These students needed technical writing instruction. What I had been giving them was vague writing advice: “It doesn’t really flow,” for example, or “say it aloud—and, ask, does it sound right”—unhelpful suggestions that led them down dead-ends and caused them to spin in circles.
Some thought I should lower my grading standards to make class easier. Fortunately, I listened to students like Mateo instead. We didn’t have to lower our standards; we just needed a way of reaching them.
Our troubles arose at the sentence level. So I searched for clear, analytical writing norms to guide us through the labyrinth of English syntax.
I looked to the test my students would be taking in the spring, which they were already concerned about—the ACT. I aligned our writing instruction to the English section. Slowly, student writing improved.
We discovered that the ACT English Test’s standards—things like improving coordination between phrases, distinguishing cause from contrast words, marking critical sentence junctures with the appropriate punctuation, and sharpening topic sentences—were the very writing competencies my students (and perhaps their teachers too) had difficulty consistently executing. The ACT was not a stumbling block, but a path forward.
“Does it sound right?” was replaced with pinpoint questions that demystified what makes sentences, paragraphs, and essays work. It often felt like the ACT English test had been designed specifically with my students’ writing needs in mind.
This test enhanced other dimensions of personalized learning in class. When examining the city of Houston, students had the choice of studying it through the prism of immigration, Beyoncé, or Houston hip-hop. And when reading and discussing fiction from brilliant, young minority authors, students chose the short story he or she wrote about. I embedded the ACT’s English and reading standards into each path of study, and as their reading and writing skills improved, students increased the time they devoted to our writing projects because they “got more out of them now.”
In turn, this fueled their desire to continue improving their reading and writing skills, creating a virtuous learning cycle.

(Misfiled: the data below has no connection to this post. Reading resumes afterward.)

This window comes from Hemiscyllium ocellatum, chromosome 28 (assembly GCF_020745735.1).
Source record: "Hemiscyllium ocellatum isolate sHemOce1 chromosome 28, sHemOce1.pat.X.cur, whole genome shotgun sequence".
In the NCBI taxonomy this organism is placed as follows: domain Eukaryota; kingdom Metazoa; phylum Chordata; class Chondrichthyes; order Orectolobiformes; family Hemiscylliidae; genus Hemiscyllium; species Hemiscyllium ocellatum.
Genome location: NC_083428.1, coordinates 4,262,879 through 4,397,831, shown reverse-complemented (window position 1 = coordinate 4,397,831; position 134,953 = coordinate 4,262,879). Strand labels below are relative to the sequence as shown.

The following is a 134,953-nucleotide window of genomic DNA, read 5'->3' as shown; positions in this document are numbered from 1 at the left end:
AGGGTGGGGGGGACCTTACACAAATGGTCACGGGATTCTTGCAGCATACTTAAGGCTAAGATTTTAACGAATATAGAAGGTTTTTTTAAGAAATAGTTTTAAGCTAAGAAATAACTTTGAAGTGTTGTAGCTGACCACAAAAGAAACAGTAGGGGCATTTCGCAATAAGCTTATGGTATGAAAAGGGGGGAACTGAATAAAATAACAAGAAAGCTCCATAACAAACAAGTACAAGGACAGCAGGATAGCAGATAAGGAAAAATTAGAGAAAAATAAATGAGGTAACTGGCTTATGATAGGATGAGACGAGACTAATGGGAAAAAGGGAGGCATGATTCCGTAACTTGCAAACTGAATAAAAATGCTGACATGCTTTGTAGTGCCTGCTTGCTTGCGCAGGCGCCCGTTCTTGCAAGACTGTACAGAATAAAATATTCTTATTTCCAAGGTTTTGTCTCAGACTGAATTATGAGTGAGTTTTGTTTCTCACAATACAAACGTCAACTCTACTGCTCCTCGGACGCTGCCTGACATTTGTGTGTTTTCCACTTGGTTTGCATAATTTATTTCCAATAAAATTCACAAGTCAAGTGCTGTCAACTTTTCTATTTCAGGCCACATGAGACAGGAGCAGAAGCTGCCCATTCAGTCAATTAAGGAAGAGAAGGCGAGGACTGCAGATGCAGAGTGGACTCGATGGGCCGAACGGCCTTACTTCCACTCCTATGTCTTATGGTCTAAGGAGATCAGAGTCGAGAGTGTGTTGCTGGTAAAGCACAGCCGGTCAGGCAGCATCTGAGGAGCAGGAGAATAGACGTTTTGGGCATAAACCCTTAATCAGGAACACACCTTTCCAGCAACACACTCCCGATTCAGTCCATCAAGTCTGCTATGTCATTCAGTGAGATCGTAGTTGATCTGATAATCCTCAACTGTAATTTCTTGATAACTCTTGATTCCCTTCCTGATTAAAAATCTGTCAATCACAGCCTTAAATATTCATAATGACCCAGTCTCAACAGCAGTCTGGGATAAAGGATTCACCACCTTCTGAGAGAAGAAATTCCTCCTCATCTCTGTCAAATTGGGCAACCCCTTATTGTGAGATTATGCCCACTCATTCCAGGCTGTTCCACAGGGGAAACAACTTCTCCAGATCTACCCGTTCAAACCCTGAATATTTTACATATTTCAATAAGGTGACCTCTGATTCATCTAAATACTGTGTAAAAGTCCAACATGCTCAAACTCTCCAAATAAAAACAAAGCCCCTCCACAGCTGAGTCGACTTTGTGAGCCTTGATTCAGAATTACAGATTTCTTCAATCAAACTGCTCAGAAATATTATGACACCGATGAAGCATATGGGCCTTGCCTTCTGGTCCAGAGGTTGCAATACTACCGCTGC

Unsurprisingly, student confidence soared along with their standardized test scores—which were well above the national average for four years in a row. In college, students inform me that my class helped level the playing field for them in humanities classes at institutions like Yale, Georgetown, and the University of Texas at Austin. Their peers regularly solicit them for writing and editing feedback. They’ve become “grammar snobs” and blame me for it.
Mateo is attending community college while working a full-time job to help keep his mom and sister financially afloat. He recently told me, “All the grammar we learned in your class has helped me better organize my thoughts to engage my community,” which he and his girlfriend do on a regular basis. He’s studying economics with law school on the horizon and wants to enter politics. Mateo reminds me that standards-based learning doesn’t stymie independence, but foster it.
Policymakers and practitioners shouldn’t choose between personalized and skills-driven education. The reality is all students need both, but in different proportions depending on students’ respective backgrounds. I’m not advocating that we “teach to the test” and “drill and kill.” However, instead of eliminating high-quality tests, we could develop programs that incentivize teachers to embed their standards into curricula that are written to engage students’ real-life concerns. Blaming tests won’t help. The ACT and SAT reveal competency gaps we cannot afford to ignore. My students and I contend that smart application of these tests plays a key role in closing them.